No single medication can effectively treat Borderline Personality Disorder (BPD), but some can help ease the common BPD symptoms and make daily life more tolerable.
Antidepressants are one medicaton often prescribed to people with Borderline Personality Disorder to help reduce anger, depression, impulsivity, irritability, and self-harm.
SSRI Antidepressants for BPD
Selective serotonin reuptake inhibitors (SSRIs) and medications in a similar drug class are the most commonly prescribed medicines for BPD symptoms. These drugs include the following:
- Fluoxetine (Prozac)
- Fluvoxamine (Luvox)
- Sertraline (Zoloft)
- Venlafaxine (Effexor)
Pros and Cons of SSRI Antidepressants to Treat BPD
Placebo-controlled research trials using SSRIs indicate they have moderate effectiveness in addressing only anger and anxiety. In the trials, they had little impact on depression, rapid mood changes, impulse control, and aggression.
The limited effectiveness of antidepressants compared to the other two types of medication typically used to treat Borderline Personality Disorder – mood stabilizers and antipsychotics – make them the last drug of choice for some clinicians providing Borderline Personality Disorder treatment.
However, SSRIs may be helpful for the treatment of patients who don’t respond well to antipsychotics and mood stabilizers. The best use of antidepressants with BPD patients seems to be when the Borderline Persoanlity Disorder co-occurrs with major depression.
Some researchers advocate using SSRIs after numerous studies revealed genetic abnormalities related to serotonin function in the brains of patients with Borderline Personality Disorder. This research provides scientific justification for treating BPD with SSRIs, since these drugs increase serotonin activity. Researchers aren’t sure why SSRIs don’t seem as effective in Borderline Personality Disorder treatment as the other two classes of drugs.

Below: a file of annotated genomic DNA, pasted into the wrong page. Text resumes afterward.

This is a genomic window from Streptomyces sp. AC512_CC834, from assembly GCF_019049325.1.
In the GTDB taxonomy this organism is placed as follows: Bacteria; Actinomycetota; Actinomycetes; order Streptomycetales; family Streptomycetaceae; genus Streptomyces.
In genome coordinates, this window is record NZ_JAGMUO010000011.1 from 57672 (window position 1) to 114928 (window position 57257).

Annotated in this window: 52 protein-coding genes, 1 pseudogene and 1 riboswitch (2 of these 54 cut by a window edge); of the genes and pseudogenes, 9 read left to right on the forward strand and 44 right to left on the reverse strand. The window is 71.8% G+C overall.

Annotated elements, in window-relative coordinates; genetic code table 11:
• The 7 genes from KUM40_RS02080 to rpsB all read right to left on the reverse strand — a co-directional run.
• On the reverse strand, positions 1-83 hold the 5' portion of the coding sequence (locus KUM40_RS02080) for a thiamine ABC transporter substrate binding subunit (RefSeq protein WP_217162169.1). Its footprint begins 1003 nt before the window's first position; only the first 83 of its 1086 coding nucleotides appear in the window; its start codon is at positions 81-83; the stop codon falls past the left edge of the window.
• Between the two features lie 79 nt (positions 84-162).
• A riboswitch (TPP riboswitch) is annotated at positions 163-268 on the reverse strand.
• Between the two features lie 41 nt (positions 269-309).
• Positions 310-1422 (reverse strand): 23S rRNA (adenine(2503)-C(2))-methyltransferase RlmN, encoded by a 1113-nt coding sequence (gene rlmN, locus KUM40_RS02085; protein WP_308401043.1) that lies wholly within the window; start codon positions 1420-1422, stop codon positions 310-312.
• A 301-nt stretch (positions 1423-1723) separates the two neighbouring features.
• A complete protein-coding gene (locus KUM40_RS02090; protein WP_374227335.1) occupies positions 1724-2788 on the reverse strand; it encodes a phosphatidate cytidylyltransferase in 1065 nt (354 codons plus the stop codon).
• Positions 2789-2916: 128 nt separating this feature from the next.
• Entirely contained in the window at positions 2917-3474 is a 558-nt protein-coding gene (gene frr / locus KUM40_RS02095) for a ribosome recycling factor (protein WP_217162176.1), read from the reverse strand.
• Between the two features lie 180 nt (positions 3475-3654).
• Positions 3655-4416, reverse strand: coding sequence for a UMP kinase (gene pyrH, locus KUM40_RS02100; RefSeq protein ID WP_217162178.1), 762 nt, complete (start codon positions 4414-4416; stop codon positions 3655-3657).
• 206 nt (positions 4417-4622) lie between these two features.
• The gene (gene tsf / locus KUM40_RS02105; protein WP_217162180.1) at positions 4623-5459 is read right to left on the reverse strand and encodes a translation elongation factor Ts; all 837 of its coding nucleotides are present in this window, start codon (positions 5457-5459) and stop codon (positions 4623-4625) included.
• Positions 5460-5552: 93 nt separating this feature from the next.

Side Effects of SSRI Antidepressants
If you do take SSRIs to treat your Borderline Personality Disorder, you might experience some common side effects. These can include reduced interest in sex, lack of motivation, emotional “flatness,” and weight gain. Not everyone will experience these side effects, however, and some people feel that the benefit of the medication outweighs the unpleasant side effects.
You should also know that there is a potential increase in suicide among depressed people taking SSRIs, especially in teenagers.
MAOI Antidepressants for BPD
Monoamine oxidase inhibitors (MAOIs), such as Nardil, are another class of antidepressants that may be more effective in Borderline Personality Disorder treatment than SSRIs. However, improper use of these medications can result in serious side effects, so most doctors will only prescribe an MAOI if other drugs haven’t worked and the doctor is confident that the patient will use it correctly.
Tricyclic Antidepressants for BPD
Lastly, there are tricyclic antidepressants, which haven’t shown to be effective in Borderline Personality Disorder treatment. This category of antidepressants includes amitriptyline (including Amitril, Elavil, and Endep) and nortriptyline (Aventyl and Pamelor). These drugs may worsen Borderline Personality Disorder symptoms in some patients.
Though antidepressants are one form of medication used to treat BPD, recent research reveals they may only be effective for people in specific circumstances. Your doctor will be able to determine whether SSRIs are a good choice for you.